I know what Transgression says to the wicked; he has no sense of the dread of God … (36:2)
Transgression personified is seductive. Transgression is that little voice inside our head whispering to us, that no one will every know that we have taken the unwise action that we are contemplating. Transgression urges us to break down the filter that a wise person places between his thoughts and his actions; between her emotions and her mouth. Transgression urges us towards impulsive behavior – sometimes it is only fear of discovery, fear of shame, fear of God that holds us back.
The meditative mind responds to Transgression: I am not going to act in the moment – I am going to sit on my impulses and live with my strong emotions until they quiet down. Only then will I be able to hear the other voice whispering inside my head, urging me towards equanimity, the calm, measured emotions of the wise, clear seeing person.
This internal dialogue is ongoing. It does no good to try to shut off the transgressive voice – it will not be denied. It does no good to try to shout at it, drown it out with counter arguments, it will just shout louder and longer. The only way to respond to it is by hearing the voice and letting it go. By giving it attention, you give it substance and reality. By embracing the path of equanimity, you choke off the source of its strength. The voice has no power. It is smoke. The slightest puff will dissipate it.
All my bones shall say, “Adonai, who is like You?” (35:10)
This verse from Psalms reminds us that our whole body can be engaged in prayer. Prayer need not be merely an intellectual exercise or even just an emotional experience. Prayer can also be a physical experience. We can pray while we move our bodies – “shuckeling” is the Yiddish term for the quintessentially Jewish back and forth swaying motion of traditional prayer. We can pray while we walk. A walking meditation typically invites us to focus on our breath and balance and body movements. A long distance runner might experience a “runner’s high,” that point when the exhausted body releases endorphins. It might feel like God breathed out a healing breathe.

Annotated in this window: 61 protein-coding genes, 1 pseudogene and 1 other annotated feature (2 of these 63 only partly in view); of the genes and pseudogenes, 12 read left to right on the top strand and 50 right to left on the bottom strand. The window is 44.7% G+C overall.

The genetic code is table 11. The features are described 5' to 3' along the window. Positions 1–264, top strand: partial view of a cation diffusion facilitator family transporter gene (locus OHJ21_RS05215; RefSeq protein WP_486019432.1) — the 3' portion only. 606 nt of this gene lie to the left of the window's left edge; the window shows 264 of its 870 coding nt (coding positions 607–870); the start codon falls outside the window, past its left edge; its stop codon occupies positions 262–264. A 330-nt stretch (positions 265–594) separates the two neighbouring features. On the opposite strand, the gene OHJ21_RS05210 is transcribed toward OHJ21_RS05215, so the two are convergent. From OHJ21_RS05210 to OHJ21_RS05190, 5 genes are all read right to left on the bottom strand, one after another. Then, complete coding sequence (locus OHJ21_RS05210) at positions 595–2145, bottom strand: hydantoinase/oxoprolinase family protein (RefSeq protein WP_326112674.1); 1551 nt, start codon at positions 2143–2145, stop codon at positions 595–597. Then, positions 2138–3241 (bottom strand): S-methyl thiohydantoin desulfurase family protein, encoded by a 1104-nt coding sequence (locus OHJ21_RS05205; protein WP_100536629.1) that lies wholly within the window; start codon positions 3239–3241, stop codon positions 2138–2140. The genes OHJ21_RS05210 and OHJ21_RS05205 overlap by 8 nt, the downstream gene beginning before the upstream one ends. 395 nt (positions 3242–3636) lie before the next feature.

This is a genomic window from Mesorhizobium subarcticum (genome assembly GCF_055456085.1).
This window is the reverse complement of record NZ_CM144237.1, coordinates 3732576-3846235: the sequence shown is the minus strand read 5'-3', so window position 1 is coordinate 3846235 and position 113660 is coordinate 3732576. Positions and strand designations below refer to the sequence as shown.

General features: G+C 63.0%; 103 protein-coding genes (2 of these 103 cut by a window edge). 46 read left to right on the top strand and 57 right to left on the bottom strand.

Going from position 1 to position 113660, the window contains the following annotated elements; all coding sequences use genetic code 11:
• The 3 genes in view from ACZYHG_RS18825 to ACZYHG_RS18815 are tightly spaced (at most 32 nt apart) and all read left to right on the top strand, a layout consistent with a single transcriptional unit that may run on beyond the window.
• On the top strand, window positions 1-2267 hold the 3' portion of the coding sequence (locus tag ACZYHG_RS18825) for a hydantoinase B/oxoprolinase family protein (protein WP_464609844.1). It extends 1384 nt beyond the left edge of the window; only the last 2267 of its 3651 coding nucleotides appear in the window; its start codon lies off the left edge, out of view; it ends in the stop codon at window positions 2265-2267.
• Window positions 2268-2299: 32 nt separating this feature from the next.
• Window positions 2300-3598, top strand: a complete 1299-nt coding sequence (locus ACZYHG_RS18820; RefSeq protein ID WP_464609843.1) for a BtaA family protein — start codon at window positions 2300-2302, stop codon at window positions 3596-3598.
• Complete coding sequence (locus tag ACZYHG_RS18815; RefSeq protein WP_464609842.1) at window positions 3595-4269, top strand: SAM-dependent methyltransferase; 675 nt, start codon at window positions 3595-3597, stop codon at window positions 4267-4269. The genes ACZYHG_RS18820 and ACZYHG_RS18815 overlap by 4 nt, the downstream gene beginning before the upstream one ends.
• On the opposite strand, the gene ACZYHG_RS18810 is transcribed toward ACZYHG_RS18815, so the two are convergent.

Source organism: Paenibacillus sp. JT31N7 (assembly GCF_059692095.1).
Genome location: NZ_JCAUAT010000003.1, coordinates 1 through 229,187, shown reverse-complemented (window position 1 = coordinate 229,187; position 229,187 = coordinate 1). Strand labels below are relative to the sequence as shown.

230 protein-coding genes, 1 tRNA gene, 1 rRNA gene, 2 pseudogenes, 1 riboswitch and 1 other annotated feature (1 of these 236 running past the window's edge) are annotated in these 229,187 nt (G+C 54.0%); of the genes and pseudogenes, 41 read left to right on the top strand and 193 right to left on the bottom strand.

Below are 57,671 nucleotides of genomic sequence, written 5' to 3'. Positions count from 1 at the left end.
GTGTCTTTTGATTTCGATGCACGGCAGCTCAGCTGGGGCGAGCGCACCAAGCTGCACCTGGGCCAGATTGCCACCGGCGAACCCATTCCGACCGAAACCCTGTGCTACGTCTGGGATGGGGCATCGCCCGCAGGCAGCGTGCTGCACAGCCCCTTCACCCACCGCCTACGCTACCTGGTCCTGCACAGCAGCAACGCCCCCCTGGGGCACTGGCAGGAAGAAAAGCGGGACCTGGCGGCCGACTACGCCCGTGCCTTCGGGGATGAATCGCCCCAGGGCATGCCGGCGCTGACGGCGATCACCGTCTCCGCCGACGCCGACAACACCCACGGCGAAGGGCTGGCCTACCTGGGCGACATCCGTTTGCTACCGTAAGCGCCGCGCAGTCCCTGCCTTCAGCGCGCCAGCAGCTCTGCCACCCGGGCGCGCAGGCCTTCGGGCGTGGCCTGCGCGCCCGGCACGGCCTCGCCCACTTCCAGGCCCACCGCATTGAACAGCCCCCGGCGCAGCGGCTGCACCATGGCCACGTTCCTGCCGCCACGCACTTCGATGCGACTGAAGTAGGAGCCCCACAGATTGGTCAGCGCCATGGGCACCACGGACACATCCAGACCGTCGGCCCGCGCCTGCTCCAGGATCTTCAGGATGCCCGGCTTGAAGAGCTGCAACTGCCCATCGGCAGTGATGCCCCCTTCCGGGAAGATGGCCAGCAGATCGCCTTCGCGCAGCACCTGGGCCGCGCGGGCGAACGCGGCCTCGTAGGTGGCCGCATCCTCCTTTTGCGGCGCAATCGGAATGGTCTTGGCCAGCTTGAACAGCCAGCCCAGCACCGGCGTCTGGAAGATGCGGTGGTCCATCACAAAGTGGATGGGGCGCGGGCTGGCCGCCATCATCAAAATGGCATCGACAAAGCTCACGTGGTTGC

On another level, prayer should never only be petitionary. If prayer is only about asking, then God is reduced to a vending machine. Prayer should also be about cultivating goodness. Prayer should affect my bones, my body. If prayer has not transformed my very being into a different person, then it has not truly been prayer (I should add here parenthetically that I believe most prayer, including my own, is very rarely true prayer). It is only when “all my bones/my essence” are involved in the experience that we achieve a complete connection with the Divine.
Finally, God is unique. That is the essential proclamation of the Shema.. This psalmist asserts that God is entirely Other, that no one and nothing is like God. This particular statement would seem to exclude the Hasidic/panentheistic view that God’s uniqueness is manifested by virtue of God infusing all reality – “There is no place free from God’s presence.” However, the beauty of Biblical theology through a Jewish lens is that it does not present a single monolithic view of God, so we can certainly also find support for the notion that God’s oneness means that nothing is separate from God.
Taste and see how good Adonai is; happy the one who takes refuge in God! (34:9)
I was listening to a “How Stuff Works” podcast recently on synesthesia. Synesthesia is the blending of the senses, when, for example, music or language is experienced as color or taste or smell. I am fascinated by people with this ability (my wife and daughter among them). The hosts of the podcast kept referring to synesthesia as a ‘disorder,’ which really bothered me. It is better described as a neurological condition, one which potentially can give the affected person a level of creativity and insight that amazes us neurotypicals. Jimi Hendrix, David Hockney, Billy Joel, Duke Ellington are just a handful of the artists and musicians blessed with synesthesia.
The Psalmist’s suggestion that one might taste God’s goodness, like the suggestion that the Israelites saw the thunder of the Sinai revelation (Exodus 20:18), suggests that at least some of the Biblical writers appreciated the ability to perceive the world in non-standard ways.
All language about God is metaphorical. I understand how to take refuge in a basement against a tornado. I don’t really understand how to take refuge in God – it is certainly not a literal image. But we all use such language all the time, and if I don’t think about it too carefully I know exactly what it means to take refuge in God, just as I instinctually know how to taste goodness.